It seems as if the same number of people now spend their Friday nights watching YouTube (and other nights, and sometimes 24/7 — the meth users, for example) as once watched DVDs and VCRs (VCRs going back a way). Stephen King (on YouTube, of course) agreed, “It’s like cocaine.” I have even found myself watching. I want to say “out of necessity” because I have been on my back in recent weeks, but this isn’t necessarily the truth. It is a drug, yes. But, rest assured, this column will not be my personal wailing. Nor about drugs. The hospital administered only so many, and I’m out of ’em. I find that YouTube fills the bill.
What new can be said about YouTube? The internet video channel’s influence is hardly in question. One thing is certain: more people are watching it. There are an astounding number of new hits every time you look up your favorite site. It has long since become a phenomenon; it is rampant, beyond epidemic, and has leaped to something of an oligarchy, an imperium, an unwitting empire of cyber-, or, if you like, etherspace.
From the official online spiel: “YouTube is a video sharing website where users can upload, view and share video clips. Three former PayPal employees created YouTube in February 2005. In November 2006, YouTube, LLC was bought by Google Inc. for US$1.65 billion and is now operated as a subsidiary of Google. The company is based in San Bruno, California, and uses Adobe Flash Video technology to display a wide variety of user-generated video content, including movie clips, TV clips, and music videos, as well as amateur content such as video blogging and short original videos.…
“Unregistered users can watch the videos, while registered users are permitted to upload an unlimited number of videos.… Videos that are considered to contain potentially offensive content are available only to registered users over the age of 18. The uploading of videos containing defamation, pornography, copyright violations, and material encouraging criminal conduct is prohibited by YouTube’s terms of service.”
I know of few people unaware of YouTube, but I am still, er, dumbfounded at the wealth those people miss at this simple URL. Among the deprived, I know of five people who do not use computers at all. I represent the percentage that uses them badly and reluctantly. They increase your correspondence obligations to an untenable degree, for one thing. At least YouTube offers diversionary bursts from the humdrum. For example, The Honeymooners, 1950s precursor to All in the Family. And I believe that show is there as well. Oh, yes, I see it is. And in spades.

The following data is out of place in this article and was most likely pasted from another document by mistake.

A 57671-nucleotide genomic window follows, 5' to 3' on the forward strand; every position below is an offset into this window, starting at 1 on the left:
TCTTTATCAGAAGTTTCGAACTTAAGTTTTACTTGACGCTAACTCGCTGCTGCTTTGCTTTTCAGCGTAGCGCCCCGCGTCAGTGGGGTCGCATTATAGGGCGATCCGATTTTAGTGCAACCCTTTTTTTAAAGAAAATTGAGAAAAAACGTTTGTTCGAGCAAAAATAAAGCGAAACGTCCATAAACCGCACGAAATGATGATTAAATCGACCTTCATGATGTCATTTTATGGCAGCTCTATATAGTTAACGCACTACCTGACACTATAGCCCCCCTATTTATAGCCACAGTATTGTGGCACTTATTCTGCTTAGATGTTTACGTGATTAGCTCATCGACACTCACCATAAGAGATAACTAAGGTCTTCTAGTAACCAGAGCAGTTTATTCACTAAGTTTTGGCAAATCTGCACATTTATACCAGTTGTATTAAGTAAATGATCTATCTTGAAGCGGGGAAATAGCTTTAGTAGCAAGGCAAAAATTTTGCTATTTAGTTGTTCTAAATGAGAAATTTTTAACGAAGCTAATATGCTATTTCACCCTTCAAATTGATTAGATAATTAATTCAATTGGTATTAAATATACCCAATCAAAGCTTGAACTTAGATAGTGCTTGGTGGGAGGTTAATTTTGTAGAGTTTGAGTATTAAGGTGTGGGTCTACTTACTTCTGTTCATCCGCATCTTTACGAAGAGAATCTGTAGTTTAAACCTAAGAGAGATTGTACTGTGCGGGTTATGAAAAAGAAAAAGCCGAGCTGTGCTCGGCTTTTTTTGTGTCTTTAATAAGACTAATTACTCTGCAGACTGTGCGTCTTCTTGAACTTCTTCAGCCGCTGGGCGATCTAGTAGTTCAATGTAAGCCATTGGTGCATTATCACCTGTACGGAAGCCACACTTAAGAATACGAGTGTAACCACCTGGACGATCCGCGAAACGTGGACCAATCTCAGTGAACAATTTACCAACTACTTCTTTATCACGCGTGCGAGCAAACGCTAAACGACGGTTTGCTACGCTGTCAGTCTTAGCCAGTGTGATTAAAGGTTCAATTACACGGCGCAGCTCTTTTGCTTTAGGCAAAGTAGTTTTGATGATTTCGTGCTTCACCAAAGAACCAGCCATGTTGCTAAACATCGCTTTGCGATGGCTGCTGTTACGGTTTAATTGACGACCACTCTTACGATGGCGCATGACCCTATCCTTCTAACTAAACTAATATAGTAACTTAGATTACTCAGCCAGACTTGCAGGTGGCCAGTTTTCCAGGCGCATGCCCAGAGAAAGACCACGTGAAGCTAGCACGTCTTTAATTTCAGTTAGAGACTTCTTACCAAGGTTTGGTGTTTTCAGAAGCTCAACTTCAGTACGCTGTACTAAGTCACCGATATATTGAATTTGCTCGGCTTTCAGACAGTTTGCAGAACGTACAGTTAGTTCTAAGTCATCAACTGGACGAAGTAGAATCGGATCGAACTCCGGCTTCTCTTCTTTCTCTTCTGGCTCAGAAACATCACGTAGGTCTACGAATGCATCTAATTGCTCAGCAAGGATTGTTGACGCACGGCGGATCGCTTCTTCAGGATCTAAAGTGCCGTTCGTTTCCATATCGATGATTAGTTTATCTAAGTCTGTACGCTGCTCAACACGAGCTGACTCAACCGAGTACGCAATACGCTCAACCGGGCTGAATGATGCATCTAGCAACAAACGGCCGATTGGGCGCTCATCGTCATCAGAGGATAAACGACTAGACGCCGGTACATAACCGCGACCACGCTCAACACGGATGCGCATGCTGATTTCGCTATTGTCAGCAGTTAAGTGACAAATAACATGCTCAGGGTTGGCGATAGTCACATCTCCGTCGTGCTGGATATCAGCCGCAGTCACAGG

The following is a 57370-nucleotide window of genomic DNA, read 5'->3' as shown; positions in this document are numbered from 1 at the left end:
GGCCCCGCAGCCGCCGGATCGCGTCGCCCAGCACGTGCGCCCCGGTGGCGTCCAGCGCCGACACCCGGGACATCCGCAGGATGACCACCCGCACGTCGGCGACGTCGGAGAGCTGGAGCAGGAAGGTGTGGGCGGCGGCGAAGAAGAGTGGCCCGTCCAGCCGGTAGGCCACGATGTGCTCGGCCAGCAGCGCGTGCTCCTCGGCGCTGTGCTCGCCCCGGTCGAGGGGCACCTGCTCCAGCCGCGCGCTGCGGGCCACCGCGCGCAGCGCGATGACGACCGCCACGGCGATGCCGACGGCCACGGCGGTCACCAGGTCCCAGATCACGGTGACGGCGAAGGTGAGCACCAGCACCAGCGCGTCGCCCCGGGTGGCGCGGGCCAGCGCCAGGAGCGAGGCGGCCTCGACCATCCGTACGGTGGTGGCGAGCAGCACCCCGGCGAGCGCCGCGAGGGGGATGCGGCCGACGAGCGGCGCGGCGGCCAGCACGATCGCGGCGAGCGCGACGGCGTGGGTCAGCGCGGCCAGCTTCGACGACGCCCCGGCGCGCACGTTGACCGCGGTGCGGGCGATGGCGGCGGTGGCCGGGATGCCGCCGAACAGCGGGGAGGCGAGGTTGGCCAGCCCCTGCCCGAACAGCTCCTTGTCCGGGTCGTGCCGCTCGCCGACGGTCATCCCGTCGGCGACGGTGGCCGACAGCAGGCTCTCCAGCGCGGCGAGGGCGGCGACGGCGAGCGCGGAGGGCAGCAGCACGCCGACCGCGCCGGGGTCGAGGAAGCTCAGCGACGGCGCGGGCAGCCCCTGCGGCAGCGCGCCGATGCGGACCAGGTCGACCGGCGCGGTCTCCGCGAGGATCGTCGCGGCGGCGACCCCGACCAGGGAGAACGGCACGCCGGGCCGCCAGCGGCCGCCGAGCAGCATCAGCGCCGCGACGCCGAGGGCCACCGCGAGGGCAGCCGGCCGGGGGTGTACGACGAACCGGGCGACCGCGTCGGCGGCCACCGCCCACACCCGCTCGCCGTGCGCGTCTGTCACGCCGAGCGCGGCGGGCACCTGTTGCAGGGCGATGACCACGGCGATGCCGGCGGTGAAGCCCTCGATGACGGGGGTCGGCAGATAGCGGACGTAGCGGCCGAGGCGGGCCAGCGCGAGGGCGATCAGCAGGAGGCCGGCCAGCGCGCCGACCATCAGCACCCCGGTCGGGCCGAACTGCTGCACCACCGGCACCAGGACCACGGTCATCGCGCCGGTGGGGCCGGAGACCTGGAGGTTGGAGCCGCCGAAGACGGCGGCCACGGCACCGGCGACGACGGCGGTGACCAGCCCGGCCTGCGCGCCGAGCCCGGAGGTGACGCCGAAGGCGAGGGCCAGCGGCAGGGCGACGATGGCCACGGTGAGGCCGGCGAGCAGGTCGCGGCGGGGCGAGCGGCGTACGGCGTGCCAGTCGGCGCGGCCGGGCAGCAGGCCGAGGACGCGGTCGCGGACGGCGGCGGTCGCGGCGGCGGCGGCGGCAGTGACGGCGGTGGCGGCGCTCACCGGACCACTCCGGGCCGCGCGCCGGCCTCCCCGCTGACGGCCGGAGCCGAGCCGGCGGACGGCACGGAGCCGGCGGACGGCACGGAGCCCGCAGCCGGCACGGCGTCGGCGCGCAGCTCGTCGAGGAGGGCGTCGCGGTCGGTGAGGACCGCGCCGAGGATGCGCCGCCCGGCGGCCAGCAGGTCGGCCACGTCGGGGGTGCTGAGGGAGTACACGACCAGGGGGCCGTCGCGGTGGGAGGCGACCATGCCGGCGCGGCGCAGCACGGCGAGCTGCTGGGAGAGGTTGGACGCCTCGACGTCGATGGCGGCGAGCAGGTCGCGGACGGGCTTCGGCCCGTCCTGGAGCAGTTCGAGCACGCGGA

Another entry from the official YouTube spiel is, “Most of the content on YouTube has been uploaded by individuals…” in case you’re unfamiliar (you’ve been in a coma for decades) or you are somehow unaware of this phenomenon that to me is among three other pivotal events in the past century and a half: Sigmund Freud, the landing on the lunar surface, and home computers themselves. YouTube has, I believe, nearly outdistanced conventional television (certainly baseball) as the national pastime. Old Dick Cavett shows with Anthony Burgess, Woody Allen, and John Lennon. My son loves Japanese anime sites. You can watch large chunks of The Sopranos. The Godfather, parts I and II (and I suppose III — I never checked). Coen brothers movies — fairly long segments.
Anyway, this may not be news, but it is entertainment. And it is what I find, this week, the deal with which most people are occupying their leisure time. I feel I should give it a nod.